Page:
A controversial D.C. City Council bill aimed at strengthening the licensing requirements for city cabdrivers was approved yesterday by a council panel that added provisions establishing a two-year mandatory residency requirement and a training course for anyone seeking to obtain or renew a hacker's license.
Representatives of the taxicab industry objected, saying current drivers should not have to take the course to renew their licenses.
"There are only a few bad eggs in our group so why punish them all," said Fred D. Matthews, executive secretary of The Taxicab Industry Group. "They are putting rules on top of rules that aren't being enforced now. They are trying to do something to get people off their backs."
City Council member H.R. Crawford (D-Ward 7) introduced the original bill in June to address complaints that many of the city's 11,000 cabdrivers cannot find locations -- including such landmarks as the Washington Monument and Union Station -- without directions from passengers. Crawford said that his bill would remedy problems created by foreign-born cabdrivers who do not speak sufficient English to communicate with passengers.
But the council's committee on public works approved a substantially different bill yesterday. Sections that would limit the number of cabdrivers to 10,500 and prevent foreigners with temporary or part-time employment authoritzation from working as cabdrivers were deleted.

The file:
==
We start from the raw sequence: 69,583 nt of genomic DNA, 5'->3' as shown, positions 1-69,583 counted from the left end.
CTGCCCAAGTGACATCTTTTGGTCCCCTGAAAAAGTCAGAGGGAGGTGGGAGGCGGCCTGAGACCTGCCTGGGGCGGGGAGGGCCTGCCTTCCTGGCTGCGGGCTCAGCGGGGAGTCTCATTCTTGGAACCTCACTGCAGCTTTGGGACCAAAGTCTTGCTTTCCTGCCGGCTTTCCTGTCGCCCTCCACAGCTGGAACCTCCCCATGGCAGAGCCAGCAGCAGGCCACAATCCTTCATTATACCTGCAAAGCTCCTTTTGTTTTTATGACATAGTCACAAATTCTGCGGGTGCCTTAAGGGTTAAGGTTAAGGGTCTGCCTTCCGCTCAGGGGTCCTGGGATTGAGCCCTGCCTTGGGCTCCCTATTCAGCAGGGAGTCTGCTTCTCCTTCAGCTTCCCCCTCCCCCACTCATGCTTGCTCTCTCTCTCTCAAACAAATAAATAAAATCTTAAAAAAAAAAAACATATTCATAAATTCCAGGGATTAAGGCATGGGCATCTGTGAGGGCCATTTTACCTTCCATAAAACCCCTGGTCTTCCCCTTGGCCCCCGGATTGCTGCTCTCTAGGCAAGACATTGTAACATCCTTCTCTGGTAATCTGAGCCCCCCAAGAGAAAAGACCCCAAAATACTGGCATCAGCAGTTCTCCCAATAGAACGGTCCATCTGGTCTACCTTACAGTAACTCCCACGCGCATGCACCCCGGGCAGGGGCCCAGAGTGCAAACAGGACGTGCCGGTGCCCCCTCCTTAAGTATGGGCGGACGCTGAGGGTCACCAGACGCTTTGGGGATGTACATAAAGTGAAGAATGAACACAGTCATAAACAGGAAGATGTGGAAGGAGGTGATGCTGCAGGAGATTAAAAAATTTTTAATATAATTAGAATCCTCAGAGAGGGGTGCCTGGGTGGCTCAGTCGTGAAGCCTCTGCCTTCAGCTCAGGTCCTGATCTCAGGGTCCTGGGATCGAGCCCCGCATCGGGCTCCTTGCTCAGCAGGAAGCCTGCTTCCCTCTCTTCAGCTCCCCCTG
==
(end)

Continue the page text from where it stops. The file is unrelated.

City Council member Jerry A. Moore Jr. (R-At-Large), chairman of the public works committee, said that the limitation on drivers might deny employment to some and that the work-restriction for foreign-born drivers raised constitutional questions because it would deny work to persons with work permits.
With suggestions from Crawford, the panel amended the bill to include new hacker's license requirements that would apply to new applicants and current drivers. The new provisions include: Changing the residency requirement for a hacker's license from requiring an applicant to live in the metropolitan area for one of three years preceeding an application to two years immediately preceeding the date of the application. The requirement would also apply to drivers renewing their licenses. Establishing a 12-hour pilot training course, which would include minimal training on the city's geography, taxicab regulations and public relations. The course would be offered at the University of the District of Columbia at a cost of $25 and would have to be taken before applicants would be allowed to take a hacker's examination. The city's 11,000 current drivers would have to take the course and the examination to renew their licenses. Expanding the hacker's examination from 25 multiple-choice questions to 60 questions -- 50 multiple-choice questions on areas covered by the hacker's training course, five written questions to test the applicant's knowledge of the city and five oral questions on selected areas covered by the training course.
Moore said that the taxicab bill is a "red-hot issue in the community" and that yesterday's committee vote will allow the full council to consider the bill before its December recess.
The bill is not the only measure directed at improving the taxicab industry. As Moore's committee met, City Council member Betty Ann Kane (D-At-Large), chairman of the council's committee on public services, tried unsuccessfully to get her committee to approve a bill that would create a taxicab commission authorized to make rules and set rates for the taxicab industry. The committee tabled Kane's bill.